If the guy in the interview below looks familiar, it’s probably because you’ve seen his face on a number of articles here on Sports Networker.
Chris McKinney is one of our awesome contributing authors and is consistently delivering valuable content focused on helping you launch your career in sports.
Chris is the President of Sports Launch, a nationwide career services company that is dedicated to helping college students and career-changers launch sports careers.
30 Under 30 Award Winners Revealed!
Chris’s company, Sports Launch, produces an annual magazine called “Sports Launch The Magazine”. And, today is your lucky day because the magazine is available for download right now and it is completely FREE!
–> CLICK HERE TO DOWNLOAD THE MAGAZINE
This year’s edition features the inaugural Thirty Under 30 Awards that feature some of the rising stars in Sports Business including:
- Chris Chaney: CEO – Chaney Sportainment Group
- Heather Brittany Shafer: Intern – Collegiate Sports Advisors
- Darren Heitner: Founder – SportsAgentBlog.com
- Lewis Howes: CEO – Sports Networker & Sports Executives Association
- Brian Gainor: Founder – SponsorshipActivation.com
- Erin Sharoni: Co-Host of CNBC Sports
- Max Wendkos: CEO – FanBeat
- Paul D. Martin: Social Media Specialist – Nike
- and many more….download the magazine to check them out!
Here are a few of the topics featured in the 2012 Sports Launch Magazine:
- 30 Under 30 Award Winners
- Dallas Mavericks: World Champion Front Office
- Bill Rasmussen (Founder – ESPN) – Lifetime Achievement Award
- Ben Sturner – Co-Founder of New Sports Business Academy
- Women In Sports Business Symposium
Launch Your Career In Sports Interview with Chris McKinney
I had the pleasure of interviewing Chris recently and during the interview we discussed:
- His personal story on how he landed his first sports job with the Dallas Mavericks
- Why you need to take proactive action to stand out in the crowd
- 3 things you need to know about yourself before you can get a job in sports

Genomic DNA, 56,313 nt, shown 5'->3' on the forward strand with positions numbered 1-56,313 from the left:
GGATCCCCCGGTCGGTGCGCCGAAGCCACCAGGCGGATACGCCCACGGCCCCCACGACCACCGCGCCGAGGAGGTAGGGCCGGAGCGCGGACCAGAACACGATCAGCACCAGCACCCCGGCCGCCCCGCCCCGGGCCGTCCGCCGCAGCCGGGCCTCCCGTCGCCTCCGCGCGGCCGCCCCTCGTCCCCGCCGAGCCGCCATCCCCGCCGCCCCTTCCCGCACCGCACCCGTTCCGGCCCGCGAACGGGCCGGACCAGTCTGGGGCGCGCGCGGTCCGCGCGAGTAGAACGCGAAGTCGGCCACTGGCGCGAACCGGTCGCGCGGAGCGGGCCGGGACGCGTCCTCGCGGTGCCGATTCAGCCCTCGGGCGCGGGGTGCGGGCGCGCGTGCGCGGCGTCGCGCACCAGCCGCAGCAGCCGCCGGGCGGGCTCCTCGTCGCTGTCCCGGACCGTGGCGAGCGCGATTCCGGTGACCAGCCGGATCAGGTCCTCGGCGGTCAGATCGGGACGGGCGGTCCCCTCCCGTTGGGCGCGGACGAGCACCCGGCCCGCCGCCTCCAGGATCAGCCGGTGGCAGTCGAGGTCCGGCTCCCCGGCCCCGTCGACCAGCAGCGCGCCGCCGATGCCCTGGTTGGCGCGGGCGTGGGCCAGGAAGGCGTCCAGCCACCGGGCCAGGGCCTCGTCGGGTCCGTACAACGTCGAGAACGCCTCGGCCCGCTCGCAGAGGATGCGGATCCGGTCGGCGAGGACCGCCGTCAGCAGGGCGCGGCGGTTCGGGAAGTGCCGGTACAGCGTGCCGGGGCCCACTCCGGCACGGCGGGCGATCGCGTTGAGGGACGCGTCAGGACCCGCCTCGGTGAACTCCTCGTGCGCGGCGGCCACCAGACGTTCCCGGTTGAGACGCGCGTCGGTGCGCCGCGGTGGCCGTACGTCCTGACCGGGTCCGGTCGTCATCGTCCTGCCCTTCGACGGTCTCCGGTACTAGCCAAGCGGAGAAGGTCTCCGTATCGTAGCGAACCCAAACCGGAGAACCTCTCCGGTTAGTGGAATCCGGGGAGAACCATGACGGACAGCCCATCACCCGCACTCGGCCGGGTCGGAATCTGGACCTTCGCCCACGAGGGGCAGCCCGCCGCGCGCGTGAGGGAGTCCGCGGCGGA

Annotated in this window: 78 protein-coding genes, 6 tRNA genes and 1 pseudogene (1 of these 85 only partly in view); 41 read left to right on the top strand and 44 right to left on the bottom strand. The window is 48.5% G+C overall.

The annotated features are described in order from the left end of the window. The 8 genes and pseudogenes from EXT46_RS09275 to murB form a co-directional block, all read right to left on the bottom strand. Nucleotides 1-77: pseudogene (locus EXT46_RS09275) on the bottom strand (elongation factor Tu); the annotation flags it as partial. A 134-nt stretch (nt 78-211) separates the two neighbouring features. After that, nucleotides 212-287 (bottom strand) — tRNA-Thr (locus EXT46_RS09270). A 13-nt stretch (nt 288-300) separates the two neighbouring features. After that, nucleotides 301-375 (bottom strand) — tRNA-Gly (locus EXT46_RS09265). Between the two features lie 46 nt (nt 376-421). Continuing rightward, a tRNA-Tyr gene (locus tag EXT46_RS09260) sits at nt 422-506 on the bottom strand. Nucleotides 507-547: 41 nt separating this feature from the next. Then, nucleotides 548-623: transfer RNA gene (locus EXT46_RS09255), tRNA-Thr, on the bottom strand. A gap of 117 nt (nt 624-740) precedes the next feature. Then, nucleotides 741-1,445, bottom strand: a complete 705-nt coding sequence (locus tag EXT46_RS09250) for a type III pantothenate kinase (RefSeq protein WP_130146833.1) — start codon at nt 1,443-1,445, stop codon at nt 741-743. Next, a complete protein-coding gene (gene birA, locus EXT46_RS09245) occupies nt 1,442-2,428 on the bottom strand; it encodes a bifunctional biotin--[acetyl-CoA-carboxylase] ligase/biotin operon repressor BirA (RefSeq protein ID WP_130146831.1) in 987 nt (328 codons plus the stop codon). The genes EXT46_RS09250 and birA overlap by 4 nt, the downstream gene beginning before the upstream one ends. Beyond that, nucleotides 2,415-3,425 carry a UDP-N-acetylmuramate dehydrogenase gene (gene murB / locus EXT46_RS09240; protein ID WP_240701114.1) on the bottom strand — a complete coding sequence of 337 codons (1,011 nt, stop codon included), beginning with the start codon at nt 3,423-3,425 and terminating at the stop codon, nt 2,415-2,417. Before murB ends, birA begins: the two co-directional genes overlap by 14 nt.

- How you can get your hands on a copy of Sports Launch The Magazine
Trevor Turnbull: Hey everyone it’s Trevor Turnbull here with Sports Networker and I’m excited to introduce all of you to Chris McKinney. How’s it going Chris?
Chris McKinney: It’s going great, thanks Trevor.
Good Stuff. Some of you might recognize Chris already – he is a contributing author here on Sports Networker. He writes a ton of great content around how to get a job in sports and everything related to that. He’s also the president of Sports Launch, which is a company that is providing all kinds of great resources for people that are looking to break into the industry. We’re going to talk a little bit about that today as well.
Chris let’s start out with how did you get into the sports industry. What makes you passionate about being involved in the sports industry?
The way I got into the sports industry was kind of interesting. I was a college senior and I really didn’t know what I was going to do with my career. I was in a communications major and I was thinking what am I going to do. There was nothing out there that excited me. I didn’t want to sell copy machines, I didn’t want to sell insurance. Nothing against those professions, I have friends that do both and that’s fine but I just couldn’t do that because I spend a lot of money on my degree and I’m not going to wake up everyday and not be excited about my job.
So when I was a college senior I thought about what gets me excited. This was years ago and somebody said the words “sports marketing.” I’m like, holy crap; I love sports, I love marketing and this was the beginning of what I call the idea that I had. That is to create a sports marketing company.
My senior year our college was going to the NCAA Basketball Tournament for the first time and I thought how can I do something to help the team and make money at the same time. What I did – it’s a very simple concept – was I printed up, with the approval of the team and the school, a schedule that showcased all of the players and all of the highlights that they had and I sold advertising on it. I know it sounds really crazy but that was the first little business that I had. I made $3,000, I’ll never forget it and as a hungry college kid I thought this was really cool.